only point is that you cannot use a script interface that is itself untested to 
test&nbsp;functionality that that also happens to be&nbsp;accessible through 
the&nbsp;GUI.&nbsp;You must test the GUI independently&nbsp;in any case (if only 
to prove that it actually accesses that lower-level functionality properly); 
whether it's feasible to test every aspect of the&nbsp;GUI&nbsp;with a given 
automated test tool&nbsp;in the circumstance that there are custom object 
headaches to contend&nbsp;with&nbsp;is not a factor in the need to test the GUI 
somehow, separately&nbsp;from the scripting interface. It must be done, manually 
if necessary.&nbsp;That was the gist of my concern with your approach. 
Now&nbsp;having said that I do think there is value in testing the interface 
itself through scripting.</FONT>&nbsp;<FONT face=Arial color=#ff0000 size=2>Just 
not as a substitue for GUI testing, however you choose to do 
it.</FONT></SPAN></DIV>
<DIV><SPAN class=458421919-21042002><FONT face=Arial color=#ff0000 ize=2></FONT></SPAN>&nbsp;</DIV>
<DIV><SPAN class=458421919-21042002><FONT face=Arial color=#ff0000 size=2>In 
other words, a professional test engineer cannot "shun" the GUI, however much of 
a pain in the butt it is to test, with or without an automated test tool. You 
*can* however supplement GUI testing with testing of more programmatically 
direct means of accessing application functionality, i.e., through a script 
interface (if the application even supports such an 
interface).</FONT></SPAN></DIV>
<BLOCKQUOTE class=cite cite="" type="cite">
  <DIV>&nbsp;This is the first time I've used win32ole and only the second time 
  I've talked programmatically to Word. <FONT face=arial color=#0000ff 
  size=2></FONT><BR><BR><FONT face=arial color=#0000ff size=2>Do you wan't the 
  truth? It kinda shows... :(</FONT><BR>&nbsp;<SPAN 
  class=458421919-21042002><FONT face=Arial color=#0000ff 
  size=2>&nbsp;</FONT></SPAN></DIV>
  <DIV><SPAN class=458421919-21042002>&nbsp;</SPAN><BR>I'd appreciate 
  suggestions for improvement, keeping in mind that I'm writing for a novice 
  audience.<SPAN class=458421919-21042002><FONT face=Arial color=#0000ff 
  size=2>&nbsp;</FONT></SPAN></DIV></BLOCKQUOTE>
<DIV><SPAN class=458421919-21042002><FONT face=Arial color=#ff0000 ize=2>4&nbsp;points:</FONT></SPAN></DIV>
<DIV><SPAN class=458421919-21042002><FONT 
color=#ff0000></FONT></SPAN>&nbsp;</DIV>
<DIV><SPAN class=458421919-21042002><FONT face=Arial color=#ff0000 size=2>1. I'm 
sorry that came out as badly as it&nbsp;did.&nbsp;I apologize for the 
tone.</FONT></SPAN></DIV>
<DIV><FONT color=#ff0000><SPAN class=458421919-21042002><FONT face=Arial 
size=2>2. There weren't any specifics&nbsp;</FONT><FONT face=Arial size=2>so I 
could not give any suggestions one way or the other. There was no code in your 
snippet that I could comment on, and your&nbsp;description of OLE as a logical 
"or" to COM suggested that you yourself did not understand that OLE is a echnology built on top of COM (like other technologies, such as structured 
storage, ADO, and so on), not just another name for it. 
</FONT></SPAN></FONT></DIV>
<DIV><FONT face=Arial color=#ff0000 size=2><SPAN class=458421919-21042002>3. It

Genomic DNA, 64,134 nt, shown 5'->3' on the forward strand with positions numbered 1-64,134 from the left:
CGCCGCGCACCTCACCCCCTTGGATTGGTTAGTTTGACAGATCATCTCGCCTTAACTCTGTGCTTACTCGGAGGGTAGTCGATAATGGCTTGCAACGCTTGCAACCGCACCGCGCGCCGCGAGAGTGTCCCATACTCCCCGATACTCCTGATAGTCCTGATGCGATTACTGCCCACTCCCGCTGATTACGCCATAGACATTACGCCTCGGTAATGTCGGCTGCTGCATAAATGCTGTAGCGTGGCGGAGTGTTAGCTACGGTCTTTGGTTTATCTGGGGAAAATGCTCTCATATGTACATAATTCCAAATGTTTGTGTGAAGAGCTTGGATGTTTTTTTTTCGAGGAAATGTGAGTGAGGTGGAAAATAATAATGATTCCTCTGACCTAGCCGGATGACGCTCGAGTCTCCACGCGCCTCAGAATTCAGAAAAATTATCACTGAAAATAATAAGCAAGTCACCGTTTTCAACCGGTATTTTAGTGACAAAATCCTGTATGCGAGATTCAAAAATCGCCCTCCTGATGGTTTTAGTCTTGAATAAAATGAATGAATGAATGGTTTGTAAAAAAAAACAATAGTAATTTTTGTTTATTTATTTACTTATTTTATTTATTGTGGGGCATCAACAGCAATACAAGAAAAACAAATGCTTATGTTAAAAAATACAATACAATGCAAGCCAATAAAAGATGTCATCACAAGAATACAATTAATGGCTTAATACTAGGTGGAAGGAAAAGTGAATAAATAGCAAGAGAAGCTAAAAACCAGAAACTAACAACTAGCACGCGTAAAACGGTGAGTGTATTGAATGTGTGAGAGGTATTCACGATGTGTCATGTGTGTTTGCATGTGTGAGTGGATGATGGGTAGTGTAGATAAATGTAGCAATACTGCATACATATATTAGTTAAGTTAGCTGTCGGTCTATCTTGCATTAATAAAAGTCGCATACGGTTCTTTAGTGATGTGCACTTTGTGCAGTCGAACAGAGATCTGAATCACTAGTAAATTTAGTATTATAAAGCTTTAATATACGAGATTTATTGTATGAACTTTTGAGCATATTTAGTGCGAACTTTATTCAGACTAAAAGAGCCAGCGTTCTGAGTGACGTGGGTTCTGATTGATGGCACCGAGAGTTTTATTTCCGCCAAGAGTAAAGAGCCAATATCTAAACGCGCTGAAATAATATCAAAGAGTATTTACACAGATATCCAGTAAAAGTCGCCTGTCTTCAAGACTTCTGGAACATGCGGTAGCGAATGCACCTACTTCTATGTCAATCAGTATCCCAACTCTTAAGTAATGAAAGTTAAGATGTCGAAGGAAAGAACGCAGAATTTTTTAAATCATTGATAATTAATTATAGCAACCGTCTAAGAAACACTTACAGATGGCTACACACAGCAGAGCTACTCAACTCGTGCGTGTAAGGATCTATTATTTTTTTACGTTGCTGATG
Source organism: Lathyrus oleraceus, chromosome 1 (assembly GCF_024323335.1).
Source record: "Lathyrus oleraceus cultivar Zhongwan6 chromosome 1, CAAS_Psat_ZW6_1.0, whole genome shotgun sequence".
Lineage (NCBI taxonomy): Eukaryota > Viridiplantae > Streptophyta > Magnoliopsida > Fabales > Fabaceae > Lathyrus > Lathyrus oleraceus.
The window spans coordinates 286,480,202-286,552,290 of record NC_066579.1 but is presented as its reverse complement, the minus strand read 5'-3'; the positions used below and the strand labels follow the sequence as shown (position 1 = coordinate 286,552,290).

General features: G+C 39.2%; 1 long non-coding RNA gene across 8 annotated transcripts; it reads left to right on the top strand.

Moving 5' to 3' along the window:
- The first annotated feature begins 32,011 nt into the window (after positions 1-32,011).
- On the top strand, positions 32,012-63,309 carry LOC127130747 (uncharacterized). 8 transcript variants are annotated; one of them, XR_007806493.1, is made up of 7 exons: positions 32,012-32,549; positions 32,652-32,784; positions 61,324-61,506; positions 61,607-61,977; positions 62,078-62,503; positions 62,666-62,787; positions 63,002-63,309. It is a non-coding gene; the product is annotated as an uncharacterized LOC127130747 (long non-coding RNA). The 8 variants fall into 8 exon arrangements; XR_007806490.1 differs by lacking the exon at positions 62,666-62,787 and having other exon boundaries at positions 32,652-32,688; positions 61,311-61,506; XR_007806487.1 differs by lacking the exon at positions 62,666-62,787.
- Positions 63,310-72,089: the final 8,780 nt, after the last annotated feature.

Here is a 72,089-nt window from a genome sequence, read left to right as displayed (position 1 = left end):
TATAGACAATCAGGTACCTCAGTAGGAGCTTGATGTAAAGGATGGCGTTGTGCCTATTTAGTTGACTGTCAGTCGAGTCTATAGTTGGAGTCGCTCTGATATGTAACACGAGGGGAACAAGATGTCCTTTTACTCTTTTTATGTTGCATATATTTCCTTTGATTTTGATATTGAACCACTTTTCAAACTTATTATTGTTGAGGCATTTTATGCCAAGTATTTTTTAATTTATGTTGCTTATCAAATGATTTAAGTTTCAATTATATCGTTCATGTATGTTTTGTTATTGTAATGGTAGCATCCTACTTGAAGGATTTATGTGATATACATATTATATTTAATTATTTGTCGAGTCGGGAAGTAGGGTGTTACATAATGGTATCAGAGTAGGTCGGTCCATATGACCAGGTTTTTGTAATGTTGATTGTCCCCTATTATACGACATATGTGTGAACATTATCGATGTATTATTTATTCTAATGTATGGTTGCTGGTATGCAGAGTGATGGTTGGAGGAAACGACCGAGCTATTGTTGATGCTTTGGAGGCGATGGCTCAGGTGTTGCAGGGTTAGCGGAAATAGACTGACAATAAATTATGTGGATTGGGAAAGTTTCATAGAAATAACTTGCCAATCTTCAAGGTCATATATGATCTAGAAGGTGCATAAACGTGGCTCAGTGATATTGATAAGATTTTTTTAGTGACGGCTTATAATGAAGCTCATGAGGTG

may be just a matter of imprecise wording, but given your insistence that you 
are speaking to a novice audience, I caution you not to add to&nbsp;any 
confusion your audience might be experiencing by attempting to protect them 
unduly from the rigors of reading more precise explanations. On my experience, 
having gone from "novice" to "experienced" in numerous technologies, I always 
appreciate authors who, rather than spare me difficult explanations or sugar 
coat them with "kinder, gentler" ambiguities,&nbsp;engage in them with clarity 
of thought and a flare for analogy, metaphor and lots of handy sample 
code.</SPAN></FONT></DIV>
<DIV><FONT face=Arial color=#ff0000 size=2><SPAN class=458421919-21042002>4. 
Word is not a good example for your article. For one thing, it's already a 
finished commercial application. You are saying that a tester should use the 
script interface of an application instead of banging away at the GUI with a 
hard-to-configure test tool. Fine: Provide an application (for download), even a 
simple one, with a GUI and a&nbsp;script interface, that is ready to be tested 
(but not yet deployed). Provide a GUI script that blows up for some reason, and 
a Ruby script that calls the COM interface instead and actually finds a bug. 
Although contrived, it would at least provide prima facie evidence that the 
thesis is worthy of further investigation. Just automating Word using win32ole 
proves nothing about your contention.</SPAN></FONT></DIV>
<DIV><FONT face=Arial color=#ff0000 size=2><SPAN 
class=458421919-21042002></SPAN></FONT>&nbsp;</DIV>
<DIV><FONT face=Arial color=#ff0000 size=2><SPAN class=458421919-21042002>I hope 
that is more helpful. :)</SPAN></FONT></DIV>
<DIV><FONT face=Arial color=#ff0000 size=2><SPAN 
class=458421919-21042002></SPAN></FONT>&nbsp;</DIV>
<DIV><FONT face=Arial color=#ff0000 size=2><SPAN class=458421919-21042002>-- 
Bob.</SPAN></FONT></DIV>
<DIV>--</DIV>
<DIV>"Act always so as to increase the number of choices." -- Heinz von 
Foerster</DIV></BODY></HTML>